Random variable: \(p′_{W} – p′_{A} =\) difference in the proportions of Android and iPhone users.
\(H_{0}: p_{W} = p_{A} H_{0}: p_{W} – p_{A} = 0\)
\(H_{a}: p_{W} > p_{A} H_{a}: p_{W} – p_{A} < 0\)
The words "more popular" indicate that the test is right-tailed.
Distribution for the test: The distribution is approximately normal:
\[p_{C} = \dfrac{x_{W} + x_{A}}{n_{W} + n_{A}} = \dfrac{134 + 12}{1343 + 232} = 0.0927\]
\[1 - p_{C} = 0.9073\]
Therefore,
\[p'_{W} - p'_{A} \sim N\left(0, \sqrt{(0.0927)(0.9073)\left(\dfrac{1}{1343} + \dfrac{1}{232}\right)}\right)\]
\(p'_{W} - p'_{A}\) follows an approximate normal distribution.
Calculate the \(p\text{-value}\) using the normal distribution:
\(p\text{-value} = 0.0077\)
Estimated proportion for group A: 0.10
Estimated proportion for group B: 0.05
Graph:
Decision: Since \(\alpha > p\text{-value}\), reject the \(H_{0}\).
Conclusion: At the 5% level of significance, from the sample data, there is sufficient evidence to conclude that a larger proportion of white cell phone owners use iPhones than African Americans.
TI-83+ and TI-84: Press STAT. Arrow over to TESTS and press 6:2-PropZTest. Arrow down and enter 135 for x1, 1343 for n1, 12 for x2, and 232 for n2. Arrow down to p1: and arrow to greater than p2. Press ENTER. Arrow down to Calculate and press ENTER. The P-value is P = 0.0092 and the test statistic is Z = 2.33.
Example \(\PageIndex{3}\)
A concerned group of citizens wanted to know if the proportion of forcible rapes in Texas was different in 2011 than in 2010. Their research showed that of the 113,231 violent crimes in Texas in 2010, 7,622 of them were forcible rapes. In 2011, 7,439 of the 104,873 violent crimes were in the forcible rape category. Test at a 5% significance level. Answer the following questions:
- Is this a test of two means or two proportions?
- Which distribution do you use to perform the test?
- What is the random variable?
- What are the null and alternative hypothesis? Write the null and alternative hypothesis in symbols.
- Is this test right-, left-, or two-tailed?
- What is the \(p\text{-value}\)?
- Do you reject or not reject the null hypothesis?
- At the ___ level of significance, from the sample data, there ______ (is/is not) sufficient evidence to conclude that ____________.
Solutions
a. two proportions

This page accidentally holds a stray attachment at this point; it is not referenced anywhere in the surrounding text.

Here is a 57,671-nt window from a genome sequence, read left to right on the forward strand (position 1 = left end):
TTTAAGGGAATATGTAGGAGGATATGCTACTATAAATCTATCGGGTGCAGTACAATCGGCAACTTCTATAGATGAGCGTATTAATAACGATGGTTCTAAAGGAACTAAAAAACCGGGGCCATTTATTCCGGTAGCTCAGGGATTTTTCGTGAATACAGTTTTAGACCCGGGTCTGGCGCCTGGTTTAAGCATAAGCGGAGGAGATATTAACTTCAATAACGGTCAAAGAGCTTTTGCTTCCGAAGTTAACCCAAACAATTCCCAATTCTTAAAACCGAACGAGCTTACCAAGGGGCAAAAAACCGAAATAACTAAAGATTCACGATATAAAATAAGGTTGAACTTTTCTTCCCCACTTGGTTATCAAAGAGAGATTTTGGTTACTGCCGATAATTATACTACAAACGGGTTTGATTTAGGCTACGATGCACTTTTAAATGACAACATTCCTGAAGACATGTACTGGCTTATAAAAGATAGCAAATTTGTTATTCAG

b. normal for two proportions
c. Subscripts: 1 = 2010, 2 = 2011 \(P′_{1} - P′_{2}\)
d. Subscripts: 1 = 2010, 2 = 2011 \(H_{0}: p_{1} = p_{2} H_{0}: p_{1} − p_{2} = 0\) \(H_{0}: p_{1} \neq p_{2} H_{0}: p_{1} − p_{2} \neq 0\)
e. two-tailed
f. \(p\text{-value} = 0.00086\)
g. Reject the \(H_{0}\).
h. At the 5% significance level, from the sample data, there is sufficient evidence to conclude that there is a difference between the proportion of forcible rapes in 2011 and 2010.
References
- Data from Educational Resources, December catalog.
- Data from Hilton Hotels. Available online at http://www.hilton.com (accessed June 17, 2013).
- Data from Hyatt Hotels. Available online at hyatt.com (accessed June 17, 2013).
- Data from Statistics, United States Department of Health and Human Services.
- Data from Whitney Exhibit on loan to San Jose Museum of Art.
- Data from the American Cancer Society. Available online at http://www.cancer.org/index (accessed June 17, 2013).
- Data from the Chancellor’s Office, California Community Colleges, November 1994.
- “State of the States.” Gallup, 2013. Available online at www.gallup.com/poll/125066/St...ef=interactive (accessed June 17, 2013).
- “West Nile Virus.” Centers for Disease Control and Prevention. Available online at http://www.cdc.gov/ncidod/dvbid/westnile/index.htm (accessed June 17, 2013).
Review
- Test of two population proportions from independent samples.
- Random variable: \(\hat{p}_{A} - \hat{p}_{B} =\) difference between the two estimated proportions
- Distribution: normal distribution
Formula Review
Pooled Proportion:
\[p_{c} = \dfrac{x_{F} + x_{M}}{n_{F} + n_{M}}\]
Distribution for the differences:
\[p'_{A} - p'_{B} \sim N\left[0, \sqrt{p_{c}(1-p_{c})\left(\dfrac{1}{n_{A}} + \dfrac{1}{n_{B}}\right)}\right]\]
where the null hypothesis is \(H_{0}: p_{A} = p_{B}\) or \(H_{0}: p_{A} - p_{B} = 0\).
Test Statistic (z-score):
\[z = \dfrac{(p'_{A} - p'_{B})}{\sqrt{p_{c}(1-p_{c})\left(\dfrac{1}{n_{A}} + \dfrac{1}{n_{B}}\right)}}\]
where the null hypothesis is \(H_{0}: p_{A} = p_{B}\) or \(H_{0}: p_{A} - p_{B} = 0\).
and
- \(p'_{A}\) and \(p'_{B}\) are the sample proportions, \(p_{A}\) and \(p_{B}\) are the population proportions,
- \(P_{c}\) is the pooled proportion, and \(n_{A}\) and \(n_{B}\) are the sample sizes.
Glossary
- Pooled Proportion
- estimate of the common value of \(p_{1}\) and \(p_{2}\).
Contributors and Attributions
Barbara Illowsky and Susan Dean (De Anza College) with many other contributing authors. Content produced by OpenStax College is licensed under a Creative Commons Attribution License 4.0 license. Download for free at http://cnx.org/contents/30189442-699...b91b9de@18.114.